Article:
WHERE? A drive of an hour (more or less) offers a change of scenery–a beautiful view from any coast, lake, or river, plus a perfect setting for lunch (or picnic if doable) with aging parents. (Remember the water and sunscreen.)
Touristy or not natural attractions take people out of themselves, into what’s real. Clearly a change for aging parents who don’t drive much–or at all.
For example, I think of Multnomah Falls (Columbia River Highway out of Portland, Oregon), which Sr. Advisor, R, visited with us 2 summers ago, when she was 95. Loved the drive along the river, the falls is spectacular, and the restaurant lovely (check to see if reservations are advised)…or take a picnic.
Last weekend, for example, we were in Massachusetts–the Stockbridge, Lenox, Williamstown, Bennington area–all within a short driving distance. Lots of art, music, plus theater and dance. (Such options may be near you.)
We attended two Tanglewood performances–the Boston Symphony at night; the Boston Pops on Sunday afternoon. These kinds of concerts attract older people–lots of gray hair and canes and a few bus tours at night; loads of walkers, wheelchairs, canes as well as an uncountable number of buses, clearly marked “Senior Tours” for the daytime Boston Pops.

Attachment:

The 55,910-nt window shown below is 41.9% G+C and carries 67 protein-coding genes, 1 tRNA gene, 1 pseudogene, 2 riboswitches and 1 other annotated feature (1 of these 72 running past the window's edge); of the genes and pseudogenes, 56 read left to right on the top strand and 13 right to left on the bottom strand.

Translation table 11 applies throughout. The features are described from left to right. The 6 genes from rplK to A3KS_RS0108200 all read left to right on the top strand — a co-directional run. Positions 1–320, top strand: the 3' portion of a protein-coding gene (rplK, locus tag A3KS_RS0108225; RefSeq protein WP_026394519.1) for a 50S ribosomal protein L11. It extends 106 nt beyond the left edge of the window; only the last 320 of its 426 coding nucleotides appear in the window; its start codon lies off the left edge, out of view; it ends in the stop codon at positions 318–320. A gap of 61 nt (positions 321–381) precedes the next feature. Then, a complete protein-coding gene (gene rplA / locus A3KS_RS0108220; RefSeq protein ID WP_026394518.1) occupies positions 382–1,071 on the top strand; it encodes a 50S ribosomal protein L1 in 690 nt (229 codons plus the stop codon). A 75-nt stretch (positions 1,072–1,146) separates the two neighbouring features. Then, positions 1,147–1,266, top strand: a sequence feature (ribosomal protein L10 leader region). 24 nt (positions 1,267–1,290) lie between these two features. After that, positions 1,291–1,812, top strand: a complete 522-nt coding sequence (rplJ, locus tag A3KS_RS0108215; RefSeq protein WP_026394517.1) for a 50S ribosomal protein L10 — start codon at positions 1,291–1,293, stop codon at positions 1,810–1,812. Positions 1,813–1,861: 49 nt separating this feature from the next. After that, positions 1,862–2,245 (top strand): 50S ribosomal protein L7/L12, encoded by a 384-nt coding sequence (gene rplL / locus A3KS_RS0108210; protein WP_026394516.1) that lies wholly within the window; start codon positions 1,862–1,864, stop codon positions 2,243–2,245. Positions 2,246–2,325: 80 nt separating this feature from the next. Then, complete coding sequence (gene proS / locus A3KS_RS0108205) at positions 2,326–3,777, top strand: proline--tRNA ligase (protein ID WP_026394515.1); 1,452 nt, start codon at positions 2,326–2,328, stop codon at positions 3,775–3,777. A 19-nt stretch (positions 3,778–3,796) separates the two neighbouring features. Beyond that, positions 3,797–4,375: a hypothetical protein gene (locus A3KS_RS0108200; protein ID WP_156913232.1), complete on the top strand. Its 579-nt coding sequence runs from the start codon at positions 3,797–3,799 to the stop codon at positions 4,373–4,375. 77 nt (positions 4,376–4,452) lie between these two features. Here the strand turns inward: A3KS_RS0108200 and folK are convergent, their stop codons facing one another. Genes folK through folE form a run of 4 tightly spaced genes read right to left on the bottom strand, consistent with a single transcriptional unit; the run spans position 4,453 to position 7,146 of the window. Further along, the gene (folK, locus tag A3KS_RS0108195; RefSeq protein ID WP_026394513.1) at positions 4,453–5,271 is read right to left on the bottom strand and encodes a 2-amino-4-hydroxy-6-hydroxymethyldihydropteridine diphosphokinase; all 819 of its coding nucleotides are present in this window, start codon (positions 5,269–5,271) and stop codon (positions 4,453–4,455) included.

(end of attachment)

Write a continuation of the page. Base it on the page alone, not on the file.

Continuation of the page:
It seems loads of aging parents and grandparents enjoy summer music outings; so many take day bus tours. An older woman in front of me proudly told me she had driven herself to the Sunday concert. She lived close and was soon joined by the 40-something (thoughtful) neighbors, who often give her a ticket.
Culture abounds: The Clark museum (Williamstown, Mass. photo above plus link to slideshow)– world-class paintings, user-friendly for older people (handicap accessible, wheelchairs, elevators, benches, excellent cafe). The Norman Rockwell Museum in Stockbridge, Mass. and the Bennington Museum in Vermont with its Grandma Moses collection, are gems. The latter should be uplifting. Grandma Moses was still painting at 100.
When living near parents, driving them to small towns they used to frequent but don’t drive to any more, is a welcome outing…sometimes perhaps they can bring a friend. I know Sr. Advisor, R, has a friend whose daughter often includes R in short outings. She has a wonderful time–it means so much to her…and she usually treats them to lunch.
Zoos, local museums, a drive around the old neighborhood (past their old school if it’s still standing), a picnic in a park, an unexpected trip to the mall–the options are only limited by our imagination and, I guess, finances. A destination outing or a simple drive with lunch or a midday meal helps parents age well–gives older people a lift–something to think and talk about. And we too can enjoy that.
Check out: “Of Current Interest” (right sidebar). Research and information from highly respected universities and resources–plus some practical stuff–to help parents age well.